A Brent Goose flew south down Lockwood before resting for an hour on the 26th. The first Shelduck of the autumn returned on the 16th - bang in the middle of returning dates from the previous two years. A Mallard with 12 young on the 24th was either a very late or very early breeder. A single Wigeon was seen on the 4th with nine on the 15th, seven on the 23rd, two on the 25th and another single on the 30th. The post-breeding Shoveler flock had dispersed by mid-month with just one left by the 19th.
Good numbers of Lapwing were seen with 45 on the 4th - a good day for movement - including a flock of 29, another 20 on the 15th, three on the 9th and a single on the 23rd & 24th. Just as last November, the month delivered the second Woodcock with CF finding one on the 22nd. Passage Snipe were seen on the reservoir banks on the 4th and 23rd with two on the 22nd.
What might be a faithful wintering Common Sandpiper returned on the 4th - a day later than last year and two days later than in 2019. It stayed throughout the month with two seen from the 5th to the 12th. As last year, Green Sandpipers were also recorded more regularly from the 25th when the water level was not too high in the flood relief channel.
Scanning of the Black-headed Gulls turned up another visitor from Norway hard on the claws of last month's Rock Pipit. It had been rung near Oslo in 2011 when it was already a near-adult so is at least 12 years old. Although it is regularly seen in Norway in the summer, this is only the second time it has been recorded abroad with the last sighting in Regent's Park in 2017.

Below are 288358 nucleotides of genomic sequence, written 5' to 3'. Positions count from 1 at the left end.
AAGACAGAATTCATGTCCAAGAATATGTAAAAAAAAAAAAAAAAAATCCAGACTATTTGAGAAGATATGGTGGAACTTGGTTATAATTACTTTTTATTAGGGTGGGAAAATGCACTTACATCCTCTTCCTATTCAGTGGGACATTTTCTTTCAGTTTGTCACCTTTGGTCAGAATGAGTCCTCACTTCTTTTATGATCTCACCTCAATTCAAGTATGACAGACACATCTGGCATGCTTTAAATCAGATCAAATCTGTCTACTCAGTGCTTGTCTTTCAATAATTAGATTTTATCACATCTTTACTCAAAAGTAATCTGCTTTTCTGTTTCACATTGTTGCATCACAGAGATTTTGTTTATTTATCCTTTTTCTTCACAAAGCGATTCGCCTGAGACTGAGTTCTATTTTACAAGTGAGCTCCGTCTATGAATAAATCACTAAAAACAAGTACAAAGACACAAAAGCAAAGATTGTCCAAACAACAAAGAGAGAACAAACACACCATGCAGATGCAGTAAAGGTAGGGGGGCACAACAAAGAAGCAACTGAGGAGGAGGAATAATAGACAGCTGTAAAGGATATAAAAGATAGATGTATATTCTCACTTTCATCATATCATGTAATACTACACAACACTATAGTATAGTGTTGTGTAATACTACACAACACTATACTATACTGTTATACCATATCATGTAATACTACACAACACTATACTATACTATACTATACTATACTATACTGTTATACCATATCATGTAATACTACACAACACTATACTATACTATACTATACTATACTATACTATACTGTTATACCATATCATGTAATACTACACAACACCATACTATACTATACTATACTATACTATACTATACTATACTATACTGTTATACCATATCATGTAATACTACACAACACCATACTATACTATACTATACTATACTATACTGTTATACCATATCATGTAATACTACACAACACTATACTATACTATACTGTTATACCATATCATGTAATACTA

The remarkable year for Great Egrets continued with PL having a flock of five flying north over Lockwood on the 4th - which were embarrassingly missed by several of us on the reservoir at the time - with another on the 8th. A Red Kite was seen on the 21st while the pair of Peregrines had still not managed to persuade one of last year's young to make its own way in the world.
After last year's flurry of Skylark records with twenty seen, there was, just as in 2019, only one record on the 9th. A very late House Martin - well over a month after the last record - fed over the flood relief channel for at least 15 minutes on the 19th. Blackcap are not regular winterers at the reservoirs so the males seen on the 4th and 5th at opposite ends of the site were presumably migrants.
Thrush migration was stronger and longer than last year when four Redwing was the miserable peak count with 320 on the 4th and 140 next day with 60 still moving west on the 24th. Fieldfare numbers were also higher with 80 on the 4th, twice the highest count last year. Stonechats were seen pretty much daily with a peak count of six on the 5th.
Water Pipit is by no means annual at the reservoirs with records in only two of the last seven years so the bird found by CF on East Warwick on the 16th is easily the scarcest species seen this month.It seems to have been a good month for winter finches across the region and, for once, the Wetlands did not miss out. Brambling were seen across the month with singles on the 4th, 15th & 25th, with two on the 10th and four on 14th.
Lesser Redpoll are usually only seen flying over so the four found the feeding near the Engine House on the 4th by LB were in great demand. The single seen in flight by CF the previous day was presumably from the same flock which was also feeding in the same small silver birch on the 5th with two still in the area until the 8th at least. In recent times, Siskin records have also largely been limited to flight records as was the case with the single bird on the 7th. But CF found a flock of 10 feeding in alders next day although, unlike the Redpoll, they unfortunately did not linger.